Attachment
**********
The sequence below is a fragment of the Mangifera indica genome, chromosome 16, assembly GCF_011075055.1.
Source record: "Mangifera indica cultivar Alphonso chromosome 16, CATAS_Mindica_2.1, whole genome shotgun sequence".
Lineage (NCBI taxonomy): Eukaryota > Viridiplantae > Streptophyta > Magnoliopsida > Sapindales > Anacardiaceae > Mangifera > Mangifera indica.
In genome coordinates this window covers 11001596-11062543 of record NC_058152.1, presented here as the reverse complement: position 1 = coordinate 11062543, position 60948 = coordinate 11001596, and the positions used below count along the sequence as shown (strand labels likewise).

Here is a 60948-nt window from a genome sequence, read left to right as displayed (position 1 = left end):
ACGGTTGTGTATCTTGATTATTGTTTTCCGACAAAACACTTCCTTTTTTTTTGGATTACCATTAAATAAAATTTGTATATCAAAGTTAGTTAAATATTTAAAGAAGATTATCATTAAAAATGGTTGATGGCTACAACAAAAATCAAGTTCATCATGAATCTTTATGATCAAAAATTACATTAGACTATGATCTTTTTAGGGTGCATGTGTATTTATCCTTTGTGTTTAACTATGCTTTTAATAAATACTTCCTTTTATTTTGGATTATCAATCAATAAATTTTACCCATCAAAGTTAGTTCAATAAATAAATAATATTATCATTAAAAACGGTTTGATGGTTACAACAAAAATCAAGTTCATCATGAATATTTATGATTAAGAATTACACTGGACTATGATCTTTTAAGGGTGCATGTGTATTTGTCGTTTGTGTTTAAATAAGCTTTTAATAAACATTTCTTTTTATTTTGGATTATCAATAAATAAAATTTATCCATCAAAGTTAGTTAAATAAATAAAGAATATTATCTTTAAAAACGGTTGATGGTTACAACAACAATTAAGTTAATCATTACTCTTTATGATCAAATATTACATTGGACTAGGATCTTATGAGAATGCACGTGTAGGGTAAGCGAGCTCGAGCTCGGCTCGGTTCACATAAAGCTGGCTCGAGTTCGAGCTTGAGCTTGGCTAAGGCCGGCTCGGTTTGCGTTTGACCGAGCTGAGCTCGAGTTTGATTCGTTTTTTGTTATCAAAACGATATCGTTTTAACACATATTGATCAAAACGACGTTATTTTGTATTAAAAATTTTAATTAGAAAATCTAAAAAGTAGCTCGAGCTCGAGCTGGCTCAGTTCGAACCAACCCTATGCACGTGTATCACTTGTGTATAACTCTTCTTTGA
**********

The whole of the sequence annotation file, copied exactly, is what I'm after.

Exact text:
The sequence below is a fragment of the Mangifera indica genome, chromosome 16, assembly GCF_011075055.1.
Source record: "Mangifera indica cultivar Alphonso chromosome 16, CATAS_Mindica_2.1, whole genome shotgun sequence".
Lineage (NCBI taxonomy): Eukaryota > Viridiplantae > Streptophyta > Magnoliopsida > Sapindales > Anacardiaceae > Mangifera > Mangifera indica.
In genome coordinates this window covers 11001596-11062543 of record NC_058152.1, presented here as the reverse complement: position 1 = coordinate 11062543, position 60948 = coordinate 11001596, and the positions used below count along the sequence as shown (strand labels likewise).

Here is a 60948-nt window from a genome sequence, read left to right as displayed (position 1 = left end):
ACGGTTGTGTATCTTGATTATTGTTTTCCGACAAAACACTTCCTTTTTTTTTGGATTACCATTAAATAAAATTTGTATATCAAAGTTAGTTAAATATTTAAAGAAGATTATCATTAAAAATGGTTGATGGCTACAACAAAAATCAAGTTCATCATGAATCTTTATGATCAAAAATTACATTAGACTATGATCTTTTTAGGGTGCATGTGTATTTATCCTTTGTGTTTAACTATGCTTTTAATAAATACTTCCTTTTATTTTGGATTATCAATCAATAAATTTTACCCATCAAAGTTAGTTCAATAAATAAATAATATTATCATTAAAAACGGTTTGATGGTTACAACAAAAATCAAGTTCATCATGAATATTTATGATTAAGAATTACACTGGACTATGATCTTTTAAGGGTGCATGTGTATTTGTCGTTTGTGTTTAAATAAGCTTTTAATAAACATTTCTTTTTATTTTGGATTATCAATAAATAAAATTTATCCATCAAAGTTAGTTAAATAAATAAAGAATATTATCTTTAAAAACGGTTGATGGTTACAACAACAATTAAGTTAATCATTACTCTTTATGATCAAATATTACATTGGACTAGGATCTTATGAGAATGCACGTGTAGGGTAAGCGAGCTCGAGCTCGGCTCGGTTCACATAAAGCTGGCTCGAGTTCGAGCTTGAGCTTGGCTAAGGCCGGCTCGGTTTGCGTTTGACCGAGCTGAGCTCGAGTTTGATTCGTTTTTTGTTATCAAAACGATATCGTTTTAACACATATTGATCAAAACGACGTTATTTTGTATTAAAAATTTTAATTAGAAAATCTAAAAAGTAGCTCGAGCTCGAGCTGGCTCAGTTCGAACCAACCCTATGCACGTGTATCACTTGTGTATAACTCTTCTTTGA